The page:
Take a careful look at the similarities Ray Dalio and his Bridgewater team draw between the 1930s (the last time we sat at the peak of a long-term debt cycle) and today.  The issue is debt.  We’ll find a way to the other side.  Deleveraging will happen.  Beautiful or ugly?  We just don’t yet know what we are going to get.

As a quick aside, I read about half of Danielle DiMartino Booth’s book, Fed Up: An Insider’s Take on Why the Federal Reserve is Bad for America, on the plane ride to Salt Lake City last night.  It is a behind the curtain view of the culture at the Fed.  Danielle was a senior analyst for former Dallas Fed President Richard Fisher.  The book is great.  Buy it… and if you are holding out hope that the Fed will save the day, DON’T.  They’ve got issues, we’ve got issues.

The intro quote is from Danielle’s book.  Mindful the Fed is not omniscient.

Sobering, but think of the opportunities.  Grab that coffee and find your favorite chair.  Today’s post is short.  Wishing you the best!

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Included in this week’s On My Radar:

  • “Populism: The Phenomenon” by Bridgewater Associates
  • Trade Signals – Extreme Investor Optimism Yet Bull Equity Trend Remains in Place (posted 03-15-2017)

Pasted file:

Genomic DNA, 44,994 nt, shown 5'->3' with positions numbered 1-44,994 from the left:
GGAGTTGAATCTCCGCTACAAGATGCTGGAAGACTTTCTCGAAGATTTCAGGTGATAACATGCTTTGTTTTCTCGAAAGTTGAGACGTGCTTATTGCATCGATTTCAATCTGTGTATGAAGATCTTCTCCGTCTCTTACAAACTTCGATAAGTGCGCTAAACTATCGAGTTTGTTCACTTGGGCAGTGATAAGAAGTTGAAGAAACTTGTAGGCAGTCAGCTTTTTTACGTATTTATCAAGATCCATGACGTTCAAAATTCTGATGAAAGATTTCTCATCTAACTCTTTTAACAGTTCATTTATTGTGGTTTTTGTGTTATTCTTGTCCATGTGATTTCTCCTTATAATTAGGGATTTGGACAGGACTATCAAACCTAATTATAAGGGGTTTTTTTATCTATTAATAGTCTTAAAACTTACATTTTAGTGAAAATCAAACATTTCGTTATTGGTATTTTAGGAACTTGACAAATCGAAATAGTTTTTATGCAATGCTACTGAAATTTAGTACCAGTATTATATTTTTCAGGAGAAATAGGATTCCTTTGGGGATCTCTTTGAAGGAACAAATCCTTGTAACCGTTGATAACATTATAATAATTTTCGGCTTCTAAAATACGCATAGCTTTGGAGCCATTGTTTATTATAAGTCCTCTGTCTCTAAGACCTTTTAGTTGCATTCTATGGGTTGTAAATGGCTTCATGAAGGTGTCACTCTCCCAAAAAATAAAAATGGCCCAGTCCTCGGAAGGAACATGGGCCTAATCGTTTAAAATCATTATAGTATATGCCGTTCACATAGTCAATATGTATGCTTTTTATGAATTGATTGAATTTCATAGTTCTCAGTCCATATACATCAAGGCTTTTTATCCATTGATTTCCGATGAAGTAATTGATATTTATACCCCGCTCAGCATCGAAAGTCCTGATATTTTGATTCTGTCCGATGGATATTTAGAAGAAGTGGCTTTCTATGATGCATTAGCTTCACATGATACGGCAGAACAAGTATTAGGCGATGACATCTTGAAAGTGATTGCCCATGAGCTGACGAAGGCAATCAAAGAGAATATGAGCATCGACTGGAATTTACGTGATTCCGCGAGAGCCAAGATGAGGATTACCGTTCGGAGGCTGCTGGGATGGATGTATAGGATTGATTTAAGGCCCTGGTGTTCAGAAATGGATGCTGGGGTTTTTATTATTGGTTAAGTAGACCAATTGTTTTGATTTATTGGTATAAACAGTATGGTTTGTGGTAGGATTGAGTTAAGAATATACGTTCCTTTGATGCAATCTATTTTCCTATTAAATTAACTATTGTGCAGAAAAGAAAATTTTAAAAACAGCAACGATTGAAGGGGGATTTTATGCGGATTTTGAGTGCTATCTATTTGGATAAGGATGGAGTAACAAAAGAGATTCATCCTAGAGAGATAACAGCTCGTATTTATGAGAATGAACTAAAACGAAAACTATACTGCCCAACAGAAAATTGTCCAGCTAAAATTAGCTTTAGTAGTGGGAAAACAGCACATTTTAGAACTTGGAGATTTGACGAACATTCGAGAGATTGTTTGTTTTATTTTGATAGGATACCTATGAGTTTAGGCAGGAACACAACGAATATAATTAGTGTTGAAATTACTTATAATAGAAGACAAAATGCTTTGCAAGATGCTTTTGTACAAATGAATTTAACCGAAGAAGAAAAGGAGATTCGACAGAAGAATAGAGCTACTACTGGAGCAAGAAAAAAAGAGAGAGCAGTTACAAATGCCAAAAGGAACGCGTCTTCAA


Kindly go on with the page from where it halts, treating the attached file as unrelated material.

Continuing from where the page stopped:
• Personal Note – Snowbird

“Populism: The Phenomenon”

By Ray Dalio, Steven Kryger, Jason Rogers and Gardner Davis

 

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We respect your email privacy

Populism is not well understood because, over the past several decades, it has been infrequent in emerging countries (e.g., Chávez’s Venezuela, Duterte’s Philippines, etc.) and virtually nonexistent in developed countries. It is one of those phenomena that comes along in a big way about once a lifetime—like pandemics, depressions, or wars. The last time that it existed as a major force in the world was in the 1930s, when most countries became populist. Over the last year, it has again emerged as a major force.

To help get a sense of how the level of populist support today compares to populism in the past, we created an index of the share of votes received by populist/anti-establishment parties or candidates in national elections, for all the major developed countries (covering the US, UK, Japan, Germany, France, Italy, and Spain) all the way back to 1900, weighting the countries by their population shares. We sought to identify parties/candidates who made attacking the political/corporate establishment their key political cause. Obviously, the exercise is inherently rough, so don’t squint too much at particular wiggles. But the broad trends are clear. Populism has surged in recent years and is currently at its highest level since the late 1930s (though the ideology of the populists today is much less extreme compared to the 1930s).

0324.01

Given the extent of it now, over the next year populism will certainly play a greater role in shaping economic policies. In fact, we believe that populism’s role in shaping economic conditions will probably be more powerful than classic monetary and fiscal policies (as well as a big influence on fiscal policies). It will also be important in driving international relations. Exactly how important we can’t yet say. We will learn a lot more over the next year or so as those populists now in office will signal how classically populist they will be and a number of elections will determine how many more populists enter office.

In any case, we think